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Fruit Tree Care: Spraying Dormant Oil

One effective method of protecting fruit trees from overwintering pests and their eggs is spraying dormant oil in late winter or early spring.

When it comes to encouraging a healthy and productive fruit tree, there are two big things you can do to help. One is to select and maintain a clean and ideal growing site. Remove any weeds and debris regularly to avoid nutrient competition and contamination of pests and diseases. Another way is to provide proactive care, like spraying dormant oil.

The best time to spray fruit trees with a preventative dormant oil is in late winter or early spring. This effort helps to protect trees from overwintering pests, larvae and eggs, which improves success with controlling pests during the growing season.

Tips:

  • Avoid spraying dormant oil when temperatures are below 40ºF
  • Shake well before adding dormant oil to desired water amount. Mix thoroughly*.
  • Make sure the application covers the entire surface of branches and trunk (don’t miss the undersides of branches!)

*Mixture ratios and dilution will vary depending on the types of trees you’re spraying. It is essential to read and follow all printed instructions for specific information.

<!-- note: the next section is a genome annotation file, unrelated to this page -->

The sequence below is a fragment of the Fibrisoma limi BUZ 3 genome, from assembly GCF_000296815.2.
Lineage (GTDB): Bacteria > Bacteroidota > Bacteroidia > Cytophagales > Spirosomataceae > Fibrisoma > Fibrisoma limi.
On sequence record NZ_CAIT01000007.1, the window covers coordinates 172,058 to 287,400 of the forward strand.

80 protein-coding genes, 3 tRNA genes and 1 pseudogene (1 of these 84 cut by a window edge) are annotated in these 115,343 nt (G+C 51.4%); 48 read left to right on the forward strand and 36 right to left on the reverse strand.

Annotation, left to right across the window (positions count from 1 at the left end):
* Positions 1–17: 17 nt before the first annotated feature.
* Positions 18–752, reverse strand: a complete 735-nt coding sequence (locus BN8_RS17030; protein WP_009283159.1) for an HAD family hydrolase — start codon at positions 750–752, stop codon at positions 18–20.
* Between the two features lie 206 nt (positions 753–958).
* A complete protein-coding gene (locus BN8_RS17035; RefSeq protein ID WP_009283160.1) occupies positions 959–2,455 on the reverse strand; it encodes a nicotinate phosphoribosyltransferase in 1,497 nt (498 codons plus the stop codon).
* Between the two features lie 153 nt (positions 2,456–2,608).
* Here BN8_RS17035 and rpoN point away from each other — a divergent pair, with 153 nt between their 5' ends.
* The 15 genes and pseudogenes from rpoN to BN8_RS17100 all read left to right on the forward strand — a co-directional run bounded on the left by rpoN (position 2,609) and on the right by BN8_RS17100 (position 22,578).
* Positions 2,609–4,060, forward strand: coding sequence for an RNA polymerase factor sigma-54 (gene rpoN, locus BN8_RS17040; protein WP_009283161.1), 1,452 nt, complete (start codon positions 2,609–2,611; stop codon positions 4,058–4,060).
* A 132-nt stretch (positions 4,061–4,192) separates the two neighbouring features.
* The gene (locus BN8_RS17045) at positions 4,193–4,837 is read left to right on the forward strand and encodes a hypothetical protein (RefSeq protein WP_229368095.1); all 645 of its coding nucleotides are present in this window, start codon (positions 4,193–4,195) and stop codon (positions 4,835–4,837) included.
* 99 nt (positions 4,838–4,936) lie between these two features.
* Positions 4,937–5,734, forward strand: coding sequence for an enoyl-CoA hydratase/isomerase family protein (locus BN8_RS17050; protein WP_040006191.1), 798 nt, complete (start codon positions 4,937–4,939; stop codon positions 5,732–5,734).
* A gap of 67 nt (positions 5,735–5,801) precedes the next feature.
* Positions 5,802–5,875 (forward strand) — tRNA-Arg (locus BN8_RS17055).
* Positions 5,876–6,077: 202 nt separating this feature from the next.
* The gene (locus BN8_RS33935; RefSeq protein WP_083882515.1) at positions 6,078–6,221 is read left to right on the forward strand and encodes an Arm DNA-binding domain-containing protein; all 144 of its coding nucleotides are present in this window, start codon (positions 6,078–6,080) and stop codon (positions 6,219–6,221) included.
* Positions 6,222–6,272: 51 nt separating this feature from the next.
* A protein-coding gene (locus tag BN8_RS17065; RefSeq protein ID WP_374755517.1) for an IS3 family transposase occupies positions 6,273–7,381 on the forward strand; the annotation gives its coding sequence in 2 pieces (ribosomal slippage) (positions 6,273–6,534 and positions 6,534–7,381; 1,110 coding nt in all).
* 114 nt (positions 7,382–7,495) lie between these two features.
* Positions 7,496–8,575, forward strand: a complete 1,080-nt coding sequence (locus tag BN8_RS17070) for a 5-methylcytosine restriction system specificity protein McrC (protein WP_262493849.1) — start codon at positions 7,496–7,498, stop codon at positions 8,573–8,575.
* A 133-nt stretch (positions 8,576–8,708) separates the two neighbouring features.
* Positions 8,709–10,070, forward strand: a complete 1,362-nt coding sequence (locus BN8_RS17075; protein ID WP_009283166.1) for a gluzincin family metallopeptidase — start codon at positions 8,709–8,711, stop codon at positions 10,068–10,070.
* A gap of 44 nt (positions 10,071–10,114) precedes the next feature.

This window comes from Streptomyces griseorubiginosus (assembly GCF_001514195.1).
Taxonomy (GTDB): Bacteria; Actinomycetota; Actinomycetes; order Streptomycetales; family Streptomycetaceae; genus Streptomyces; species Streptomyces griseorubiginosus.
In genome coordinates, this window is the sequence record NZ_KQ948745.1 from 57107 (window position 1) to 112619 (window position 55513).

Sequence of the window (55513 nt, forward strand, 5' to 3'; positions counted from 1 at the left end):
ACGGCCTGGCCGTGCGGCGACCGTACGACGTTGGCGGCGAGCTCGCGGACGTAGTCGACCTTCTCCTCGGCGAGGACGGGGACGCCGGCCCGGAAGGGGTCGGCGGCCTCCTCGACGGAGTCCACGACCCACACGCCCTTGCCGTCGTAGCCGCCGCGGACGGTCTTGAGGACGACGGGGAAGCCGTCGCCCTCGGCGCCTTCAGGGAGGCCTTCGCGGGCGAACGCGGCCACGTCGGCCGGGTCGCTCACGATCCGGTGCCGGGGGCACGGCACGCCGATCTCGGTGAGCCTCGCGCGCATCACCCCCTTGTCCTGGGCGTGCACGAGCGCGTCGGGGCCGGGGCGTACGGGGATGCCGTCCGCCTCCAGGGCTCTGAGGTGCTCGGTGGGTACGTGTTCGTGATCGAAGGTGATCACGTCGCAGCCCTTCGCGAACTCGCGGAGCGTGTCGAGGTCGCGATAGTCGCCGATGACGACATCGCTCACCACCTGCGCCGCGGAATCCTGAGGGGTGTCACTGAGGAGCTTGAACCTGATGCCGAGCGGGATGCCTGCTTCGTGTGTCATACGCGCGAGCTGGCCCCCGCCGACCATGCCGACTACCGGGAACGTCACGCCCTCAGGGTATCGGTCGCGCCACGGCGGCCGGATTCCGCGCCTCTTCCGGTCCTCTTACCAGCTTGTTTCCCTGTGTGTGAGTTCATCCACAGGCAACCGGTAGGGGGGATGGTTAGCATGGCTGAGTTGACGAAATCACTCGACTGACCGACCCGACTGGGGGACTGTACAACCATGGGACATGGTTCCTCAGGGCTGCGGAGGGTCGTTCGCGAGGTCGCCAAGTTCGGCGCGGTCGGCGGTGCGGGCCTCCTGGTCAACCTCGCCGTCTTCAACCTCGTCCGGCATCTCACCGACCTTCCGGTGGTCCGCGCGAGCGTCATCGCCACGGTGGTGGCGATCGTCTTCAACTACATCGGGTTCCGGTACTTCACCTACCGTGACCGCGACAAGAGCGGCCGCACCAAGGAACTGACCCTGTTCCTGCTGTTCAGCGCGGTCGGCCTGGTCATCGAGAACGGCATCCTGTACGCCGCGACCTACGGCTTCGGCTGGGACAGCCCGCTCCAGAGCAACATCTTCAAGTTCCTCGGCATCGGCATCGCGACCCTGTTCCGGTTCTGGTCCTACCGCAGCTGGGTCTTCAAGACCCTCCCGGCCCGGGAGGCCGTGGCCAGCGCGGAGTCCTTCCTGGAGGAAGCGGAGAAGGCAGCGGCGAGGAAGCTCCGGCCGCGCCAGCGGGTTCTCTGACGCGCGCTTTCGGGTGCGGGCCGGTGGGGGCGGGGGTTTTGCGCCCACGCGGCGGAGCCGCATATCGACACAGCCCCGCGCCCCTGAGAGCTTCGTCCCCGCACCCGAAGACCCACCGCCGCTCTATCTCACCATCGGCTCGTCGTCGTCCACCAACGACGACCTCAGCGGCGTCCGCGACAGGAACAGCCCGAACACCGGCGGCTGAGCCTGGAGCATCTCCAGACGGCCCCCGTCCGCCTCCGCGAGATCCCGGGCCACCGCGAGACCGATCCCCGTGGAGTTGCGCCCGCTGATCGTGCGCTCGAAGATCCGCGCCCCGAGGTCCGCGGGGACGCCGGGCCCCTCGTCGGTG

Find more pest- and disease-prevention tips from the horticulture experts at OSU »

Dormant Oil Spray

You need:

*Protects trees (Almond, Apple, Apricot, Avocado, Banana, Cherry, Citrus, Fig, Nectarine, Olive, Papaya, Peach, Pear, Pecan, Plum, Walnut, and more), roses, and shrubs (including bush berries like Blueberry, caneberries like raspberry and blackberry, and vines like grape and kiwi) from San Jose scale, bud moth, leaf roller, coddling moth larvae, whitefly larvae, mealybugs, European red mite, and other mites and aphids.

Watch, as Elmer demonstrates how to apply Dormant Oil to dormant fruit trees:


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